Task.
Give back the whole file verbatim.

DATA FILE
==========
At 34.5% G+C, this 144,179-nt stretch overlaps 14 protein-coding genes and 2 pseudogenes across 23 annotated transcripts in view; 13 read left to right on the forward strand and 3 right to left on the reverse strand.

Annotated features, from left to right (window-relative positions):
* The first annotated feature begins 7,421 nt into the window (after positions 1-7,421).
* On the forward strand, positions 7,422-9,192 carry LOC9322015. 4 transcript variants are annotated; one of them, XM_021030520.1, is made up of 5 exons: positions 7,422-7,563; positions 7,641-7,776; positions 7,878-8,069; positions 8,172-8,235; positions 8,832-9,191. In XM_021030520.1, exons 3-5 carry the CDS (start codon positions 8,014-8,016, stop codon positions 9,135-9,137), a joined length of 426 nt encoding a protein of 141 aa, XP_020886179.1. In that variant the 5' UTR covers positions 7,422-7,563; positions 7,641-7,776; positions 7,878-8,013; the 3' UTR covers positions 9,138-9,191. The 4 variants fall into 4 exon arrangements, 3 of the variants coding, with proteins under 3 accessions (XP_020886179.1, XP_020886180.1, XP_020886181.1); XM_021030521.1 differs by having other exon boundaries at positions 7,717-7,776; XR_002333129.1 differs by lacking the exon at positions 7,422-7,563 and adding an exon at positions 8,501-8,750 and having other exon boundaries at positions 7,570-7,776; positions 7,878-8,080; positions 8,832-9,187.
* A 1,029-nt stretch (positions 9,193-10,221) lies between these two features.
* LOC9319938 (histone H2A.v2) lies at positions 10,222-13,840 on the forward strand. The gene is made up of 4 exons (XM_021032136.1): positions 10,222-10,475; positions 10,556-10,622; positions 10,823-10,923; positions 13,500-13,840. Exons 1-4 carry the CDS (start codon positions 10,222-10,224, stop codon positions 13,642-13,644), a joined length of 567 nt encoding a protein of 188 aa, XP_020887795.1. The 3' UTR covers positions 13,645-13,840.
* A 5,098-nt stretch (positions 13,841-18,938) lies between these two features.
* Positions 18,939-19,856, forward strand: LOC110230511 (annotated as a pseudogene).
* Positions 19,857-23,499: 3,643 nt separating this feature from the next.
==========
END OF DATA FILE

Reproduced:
At 34.5% G+C, this 144,179-nt stretch overlaps 14 protein-coding genes and 2 pseudogenes across 23 annotated transcripts in view; 13 read left to right on the forward strand and 3 right to left on the reverse strand.

Annotated features, from left to right (window-relative positions):
* The first annotated feature begins 7,421 nt into the window (after positions 1-7,421).
* On the forward strand, positions 7,422-9,192 carry LOC9322015. 4 transcript variants are annotated; one of them, XM_021030520.1, is made up of 5 exons: positions 7,422-7,563; positions 7,641-7,776; positions 7,878-8,069; positions 8,172-8,235; positions 8,832-9,191. In XM_021030520.1, exons 3-5 carry the CDS (start codon positions 8,014-8,016, stop codon positions 9,135-9,137), a joined length of 426 nt encoding a protein of 141 aa, XP_020886179.1. In that variant the 5' UTR covers positions 7,422-7,563; positions 7,641-7,776; positions 7,878-8,013; the 3' UTR covers positions 9,138-9,191. The 4 variants fall into 4 exon arrangements, 3 of the variants coding, with proteins under 3 accessions (XP_020886179.1, XP_020886180.1, XP_020886181.1); XM_021030521.1 differs by having other exon boundaries at positions 7,717-7,776; XR_002333129.1 differs by lacking the exon at positions 7,422-7,563 and adding an exon at positions 8,501-8,750 and having other exon boundaries at positions 7,570-7,776; positions 7,878-8,080; positions 8,832-9,187.
* A 1,029-nt stretch (positions 9,193-10,221) lies between these two features.
* LOC9319938 (histone H2A.v2) lies at positions 10,222-13,840 on the forward strand. The gene is made up of 4 exons (XM_021032136.1): positions 10,222-10,475; positions 10,556-10,622; positions 10,823-10,923; positions 13,500-13,840. Exons 1-4 carry the CDS (start codon positions 10,222-10,224, stop codon positions 13,642-13,644), a joined length of 567 nt encoding a protein of 188 aa, XP_020887795.1. The 3' UTR covers positions 13,645-13,840.
* A 5,098-nt stretch (positions 13,841-18,938) lies between these two features.
* Positions 18,939-19,856, forward strand: LOC110230511 (annotated as a pseudogene).
* Positions 19,857-23,499: 3,643 nt separating this feature from the next.